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7th Circuit affirms above-guidelines sentence for embezzlement

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A man’s 60-month sentence for stealing from his employer for many years – a sentence beyond the advisory guidelines range – is reasonable, the 7th Circuit Court of Appeals ruled Friday. The man challenged the District Court’s recalculation of his guidelines range after he appealed his sentence.

In United States of America v. Richard Brown, 12-3313, Chief Judge Richard Young in the Southern District of Indiana, after considering the sentencing factors listed in 18 U.S.C. Section 3553(a), decided to sentence Richard Brown above the guidelines of 21 to 27 months based on the extensive nature of his crimes. Brown worked as the office manager and accountant for a cluster of small businesses owned by the Walker family when it was discovered in 2009 that he had been embezzling from the company for years, putting the businesses in financial straights and destroying the Walker family’s credit.

Brown was indicted on more than 150 counts of wire fraud, mail fraud and tax fraud. He pleaded guilty to a single count of each.

Brown appealed four days after sentencing. Three weeks later, Young issued an amended judgment and attached statement of reasons explaining the sentence. In that statement, Young recalculated Brown’s guidelines range, but kept the original sentence.

Brown claimed the District Court violated Rule 32(h) by not giving notice before applying “departures” to recalculate the guidelines range. The 7th Circuit affirmed.

“Accordingly, if there was error below, it was not the district court’s failure to give notice under Rule 32(h), it was the court’s effort to recalculate Brown’s guidelines range after the notice of appeal was filed. At the sentencing hearing, the district court correctly calculated the guidelines range and then varied upwardly based on the § 3553(a) factors, explaining why the sentence was appropriate. The court’s post-appeal statement of reasons needlessly introduced complication,” Judge Diane Sykes wrote.

She pointed out the real issue with the court’s recalculation is that it lacked the power to amend because the case is now before the 7th Circuit on appeal.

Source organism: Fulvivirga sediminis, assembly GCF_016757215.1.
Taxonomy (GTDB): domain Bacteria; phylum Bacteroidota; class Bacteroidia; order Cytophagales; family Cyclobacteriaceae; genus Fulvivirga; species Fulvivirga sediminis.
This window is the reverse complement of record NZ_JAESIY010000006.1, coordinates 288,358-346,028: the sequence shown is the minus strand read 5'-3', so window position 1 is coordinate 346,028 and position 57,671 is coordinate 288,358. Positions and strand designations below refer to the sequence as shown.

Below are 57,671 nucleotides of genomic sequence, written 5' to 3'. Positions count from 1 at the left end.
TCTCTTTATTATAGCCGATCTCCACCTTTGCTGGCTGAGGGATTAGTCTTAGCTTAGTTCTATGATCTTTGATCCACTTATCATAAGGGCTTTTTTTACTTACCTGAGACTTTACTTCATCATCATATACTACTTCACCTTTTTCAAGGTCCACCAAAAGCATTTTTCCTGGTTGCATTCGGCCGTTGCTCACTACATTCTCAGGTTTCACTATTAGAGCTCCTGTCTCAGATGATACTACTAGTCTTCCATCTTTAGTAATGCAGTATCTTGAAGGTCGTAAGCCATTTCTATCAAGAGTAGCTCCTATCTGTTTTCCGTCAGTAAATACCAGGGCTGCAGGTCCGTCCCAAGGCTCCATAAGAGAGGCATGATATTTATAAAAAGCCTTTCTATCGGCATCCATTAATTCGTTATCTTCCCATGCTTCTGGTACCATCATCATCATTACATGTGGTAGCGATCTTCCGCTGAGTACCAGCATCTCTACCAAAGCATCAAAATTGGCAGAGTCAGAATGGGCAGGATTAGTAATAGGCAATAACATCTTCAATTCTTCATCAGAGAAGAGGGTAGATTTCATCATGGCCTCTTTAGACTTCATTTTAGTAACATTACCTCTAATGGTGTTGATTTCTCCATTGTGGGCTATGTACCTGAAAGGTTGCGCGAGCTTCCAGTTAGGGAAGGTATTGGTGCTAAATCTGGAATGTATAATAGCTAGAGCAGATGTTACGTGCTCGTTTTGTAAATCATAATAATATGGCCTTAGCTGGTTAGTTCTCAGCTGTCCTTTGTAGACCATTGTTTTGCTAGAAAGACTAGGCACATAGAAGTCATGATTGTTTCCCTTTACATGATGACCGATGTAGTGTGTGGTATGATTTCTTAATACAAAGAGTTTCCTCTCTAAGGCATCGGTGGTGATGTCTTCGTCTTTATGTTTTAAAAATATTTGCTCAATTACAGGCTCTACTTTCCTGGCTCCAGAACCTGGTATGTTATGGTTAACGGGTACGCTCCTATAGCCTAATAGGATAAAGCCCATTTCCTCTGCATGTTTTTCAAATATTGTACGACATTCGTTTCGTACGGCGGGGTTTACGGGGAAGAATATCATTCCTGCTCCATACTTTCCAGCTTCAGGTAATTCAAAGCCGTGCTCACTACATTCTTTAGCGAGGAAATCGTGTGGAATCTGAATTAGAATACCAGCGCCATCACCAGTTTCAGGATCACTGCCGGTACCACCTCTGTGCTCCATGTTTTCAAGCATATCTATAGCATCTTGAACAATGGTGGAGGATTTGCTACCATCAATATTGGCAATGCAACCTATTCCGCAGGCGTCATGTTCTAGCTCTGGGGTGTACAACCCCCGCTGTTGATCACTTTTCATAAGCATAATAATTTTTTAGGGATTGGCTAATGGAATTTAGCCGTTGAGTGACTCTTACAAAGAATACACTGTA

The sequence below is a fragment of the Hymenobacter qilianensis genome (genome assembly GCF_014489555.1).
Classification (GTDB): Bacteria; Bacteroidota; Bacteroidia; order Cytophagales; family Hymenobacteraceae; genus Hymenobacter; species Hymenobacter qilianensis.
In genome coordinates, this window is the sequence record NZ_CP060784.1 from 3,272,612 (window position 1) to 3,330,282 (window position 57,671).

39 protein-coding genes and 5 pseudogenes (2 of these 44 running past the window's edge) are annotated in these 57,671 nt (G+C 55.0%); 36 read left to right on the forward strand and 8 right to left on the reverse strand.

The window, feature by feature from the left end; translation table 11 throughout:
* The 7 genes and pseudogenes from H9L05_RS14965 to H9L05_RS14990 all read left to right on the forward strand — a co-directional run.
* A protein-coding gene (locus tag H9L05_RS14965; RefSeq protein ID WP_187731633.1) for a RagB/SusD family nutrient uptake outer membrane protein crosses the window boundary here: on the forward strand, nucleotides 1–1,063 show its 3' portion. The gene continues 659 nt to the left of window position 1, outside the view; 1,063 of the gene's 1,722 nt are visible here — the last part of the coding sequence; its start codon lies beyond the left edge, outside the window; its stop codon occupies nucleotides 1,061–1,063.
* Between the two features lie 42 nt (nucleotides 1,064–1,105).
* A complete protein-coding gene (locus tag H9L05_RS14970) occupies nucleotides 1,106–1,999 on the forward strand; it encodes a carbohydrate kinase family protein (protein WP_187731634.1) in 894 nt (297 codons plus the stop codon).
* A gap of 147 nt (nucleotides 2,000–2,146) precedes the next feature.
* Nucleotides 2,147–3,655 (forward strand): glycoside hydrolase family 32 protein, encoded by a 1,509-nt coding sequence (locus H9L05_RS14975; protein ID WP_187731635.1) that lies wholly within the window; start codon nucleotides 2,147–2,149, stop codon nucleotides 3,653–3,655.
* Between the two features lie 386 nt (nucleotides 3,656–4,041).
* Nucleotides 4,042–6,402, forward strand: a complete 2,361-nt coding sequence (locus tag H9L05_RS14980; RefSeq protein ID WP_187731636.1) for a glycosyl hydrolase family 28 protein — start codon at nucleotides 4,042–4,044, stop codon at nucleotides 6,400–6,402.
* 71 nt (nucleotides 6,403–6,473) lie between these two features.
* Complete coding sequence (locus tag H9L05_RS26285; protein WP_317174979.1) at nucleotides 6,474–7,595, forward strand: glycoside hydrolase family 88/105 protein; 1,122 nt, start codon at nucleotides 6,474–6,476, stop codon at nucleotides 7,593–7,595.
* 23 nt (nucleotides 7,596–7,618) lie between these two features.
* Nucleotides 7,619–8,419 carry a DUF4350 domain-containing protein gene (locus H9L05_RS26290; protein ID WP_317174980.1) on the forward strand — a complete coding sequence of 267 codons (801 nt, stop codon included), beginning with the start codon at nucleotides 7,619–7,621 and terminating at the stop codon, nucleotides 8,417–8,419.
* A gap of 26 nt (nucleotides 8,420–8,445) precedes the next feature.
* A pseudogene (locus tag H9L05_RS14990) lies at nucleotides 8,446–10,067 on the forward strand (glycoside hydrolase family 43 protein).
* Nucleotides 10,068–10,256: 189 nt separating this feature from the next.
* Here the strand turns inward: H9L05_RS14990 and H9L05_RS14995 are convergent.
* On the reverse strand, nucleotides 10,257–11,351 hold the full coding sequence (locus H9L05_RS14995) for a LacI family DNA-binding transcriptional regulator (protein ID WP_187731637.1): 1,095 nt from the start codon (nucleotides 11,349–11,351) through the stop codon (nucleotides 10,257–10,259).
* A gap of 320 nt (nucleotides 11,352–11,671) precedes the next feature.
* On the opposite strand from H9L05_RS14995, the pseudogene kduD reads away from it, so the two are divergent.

“Even if we construed the recalculated range as a nonsubstantive change in the rationale for the sentence — after all, the 60-month sentence was unaffected — the judge’s written explanation is plainly at odds with his oral statement from the bench. In cases of conflict between the written and oral pronouncement of sentence, the oral pronouncement controls,” the court held.
 

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  1. Just an aside, but regardless of the outcome, I 'm proud of Judge William Hughes. He was the original magistrate on the Home place issue. He ruled for Home Place, and was primaried by Brainard for it. Their tool Poindexter failed to unseat Hughes, who won support for his honesty and courage throughout the county, and he was reelected Judge of Hamilton County's Superior Court. You can still stand for something and survive. Thanks, Judge Hughes!

  2. CCHP's real accomplishment is the 2015 law signed by Gov Pence that basically outlaws any annexation that is forced where a 65% majority of landowners in the affected area disagree. Regardless of whether HP wins or loses, the citizens of Indiana will not have another fiasco like this. The law Gov Pence signed is a direct result of this malgovernance.

  3. I gave tempparry guardship to a friend of my granddaughter in 2012. I went to prison. I had custody. My daughter went to prison to. We are out. My daughter gave me custody but can get her back. She was not order to give me custody . but now we want granddaughter back from friend. She's 14 now. What rights do we have

  4. This sure is not what most who value good governance consider the Rule of Law to entail: "In a letter dated March 2, which Brizzi forwarded to IBJ, the commission dismissed the grievance “on grounds that there is not reasonable cause to believe that you are guilty of misconduct.”" Yet two month later reasonable cause does exist? (Or is the commission forging ahead, the need for reasonable belief be damned? -- A seeming violation of the Rules of Profession Ethics on the part of the commission) Could the rule of law theory cause one to believe that an explanation is in order? Could it be that Hoosier attorneys live under Imperial Law (which is also a t-word that rhymes with infamy) in which the Platonic guardians can do no wrong and never owe the plebeian class any explanation for their powerful actions. (Might makes it right?) Could this be a case of politics directing the commission, as celebrated IU Mauer Professor (the late) Patrick Baude warned was happening 20 years ago in his controversial (whisteblowing) ethics lecture on a quite similar topic: http://www.repository.law.indiana.edu/cgi/viewcontent.cgi?article=1498&context=ilj

  5. I have a case presently pending cert review before the SCOTUS that reveals just how Indiana regulates the bar. I have been denied licensure for life for holding the wrong views and questioning the grand inquisitors as to their duties as to state and federal constitutional due process. True story: https://www.scribd.com/doc/299040839/2016Petitionforcert-to-SCOTUS Shorter, Amici brief serving to frame issue as misuse of govt licensure: https://www.scribd.com/doc/312841269/Thomas-More-Society-Amicus-Brown-v-Ind-Bd-of-Law-Examiners

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